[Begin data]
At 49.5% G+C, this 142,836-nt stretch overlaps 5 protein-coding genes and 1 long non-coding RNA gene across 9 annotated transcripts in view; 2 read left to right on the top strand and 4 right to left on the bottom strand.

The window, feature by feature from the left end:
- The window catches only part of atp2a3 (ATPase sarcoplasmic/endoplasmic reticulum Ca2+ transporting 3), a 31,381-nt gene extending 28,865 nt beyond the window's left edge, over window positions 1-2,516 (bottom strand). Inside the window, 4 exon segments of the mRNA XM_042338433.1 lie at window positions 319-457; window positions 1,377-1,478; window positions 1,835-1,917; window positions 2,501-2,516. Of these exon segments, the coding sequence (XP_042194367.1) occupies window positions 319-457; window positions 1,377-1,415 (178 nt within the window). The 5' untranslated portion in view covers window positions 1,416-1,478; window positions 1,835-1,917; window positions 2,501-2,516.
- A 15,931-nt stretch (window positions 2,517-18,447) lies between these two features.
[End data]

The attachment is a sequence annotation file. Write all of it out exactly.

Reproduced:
At 49.5% G+C, this 142,836-nt stretch overlaps 5 protein-coding genes and 1 long non-coding RNA gene across 9 annotated transcripts in view; 2 read left to right on the top strand and 4 right to left on the bottom strand.

The window, feature by feature from the left end:
- The window catches only part of atp2a3 (ATPase sarcoplasmic/endoplasmic reticulum Ca2+ transporting 3), a 31,381-nt gene extending 28,865 nt beyond the window's left edge, over window positions 1-2,516 (bottom strand). Inside the window, 4 exon segments of the mRNA XM_042338433.1 lie at window positions 319-457; window positions 1,377-1,478; window positions 1,835-1,917; window positions 2,501-2,516. Of these exon segments, the coding sequence (XP_042194367.1) occupies window positions 319-457; window positions 1,377-1,415 (178 nt within the window). The 5' untranslated portion in view covers window positions 1,416-1,478; window positions 1,835-1,917; window positions 2,501-2,516.
- A 15,931-nt stretch (window positions 2,517-18,447) lies between these two features.